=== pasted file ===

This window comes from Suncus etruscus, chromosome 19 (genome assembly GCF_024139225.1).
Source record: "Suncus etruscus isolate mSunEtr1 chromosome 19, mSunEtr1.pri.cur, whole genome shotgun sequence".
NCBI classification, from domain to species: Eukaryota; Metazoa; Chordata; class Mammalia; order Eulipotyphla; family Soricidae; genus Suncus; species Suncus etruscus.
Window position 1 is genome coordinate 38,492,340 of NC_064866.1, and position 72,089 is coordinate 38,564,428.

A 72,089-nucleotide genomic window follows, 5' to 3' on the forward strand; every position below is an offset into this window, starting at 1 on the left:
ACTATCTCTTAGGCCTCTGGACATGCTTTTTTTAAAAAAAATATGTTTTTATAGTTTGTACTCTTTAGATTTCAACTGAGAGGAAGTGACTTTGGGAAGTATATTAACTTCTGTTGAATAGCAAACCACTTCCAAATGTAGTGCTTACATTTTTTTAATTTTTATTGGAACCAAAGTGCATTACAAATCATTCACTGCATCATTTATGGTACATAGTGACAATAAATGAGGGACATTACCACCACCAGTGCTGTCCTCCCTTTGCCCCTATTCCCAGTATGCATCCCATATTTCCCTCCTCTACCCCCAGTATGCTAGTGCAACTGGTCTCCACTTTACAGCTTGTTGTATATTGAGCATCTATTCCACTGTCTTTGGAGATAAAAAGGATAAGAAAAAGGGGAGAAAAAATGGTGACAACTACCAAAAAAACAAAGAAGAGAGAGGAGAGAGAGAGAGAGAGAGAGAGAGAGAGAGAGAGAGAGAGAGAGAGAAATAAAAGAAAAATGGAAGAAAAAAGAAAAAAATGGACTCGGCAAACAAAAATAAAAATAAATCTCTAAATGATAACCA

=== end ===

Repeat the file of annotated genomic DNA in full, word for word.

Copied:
This window comes from Suncus etruscus, chromosome 19 (genome assembly GCF_024139225.1).
Source record: "Suncus etruscus isolate mSunEtr1 chromosome 19, mSunEtr1.pri.cur, whole genome shotgun sequence".
NCBI classification, from domain to species: Eukaryota; Metazoa; Chordata; class Mammalia; order Eulipotyphla; family Soricidae; genus Suncus; species Suncus etruscus.
Window position 1 is genome coordinate 38,492,340 of NC_064866.1, and position 72,089 is coordinate 38,564,428.

A 72,089-nucleotide genomic window follows, 5' to 3' on the forward strand; every position below is an offset into this window, starting at 1 on the left:
ACTATCTCTTAGGCCTCTGGACATGCTTTTTTTAAAAAAAATATGTTTTTATAGTTTGTACTCTTTAGATTTCAACTGAGAGGAAGTGACTTTGGGAAGTATATTAACTTCTGTTGAATAGCAAACCACTTCCAAATGTAGTGCTTACATTTTTTTAATTTTTATTGGAACCAAAGTGCATTACAAATCATTCACTGCATCATTTATGGTACATAGTGACAATAAATGAGGGACATTACCACCACCAGTGCTGTCCTCCCTTTGCCCCTATTCCCAGTATGCATCCCATATTTCCCTCCTCTACCCCCAGTATGCTAGTGCAACTGGTCTCCACTTTACAGCTTGTTGTATATTGAGCATCTATTCCACTGTCTTTGGAGATAAAAAGGATAAGAAAAAGGGGAGAAAAAATGGTGACAACTACCAAAAAAACAAAGAAGAGAGAGGAGAGAGAGAGAGAGAGAGAGAGAGAGAGAGAGAGAGAGAGAGAGAGAAATAAAAGAAAAATGGAAGAAAAAAGAAAAAAATGGACTCGGCAAACAAAAATAAAAATAAATCTCTAAATGATAACCA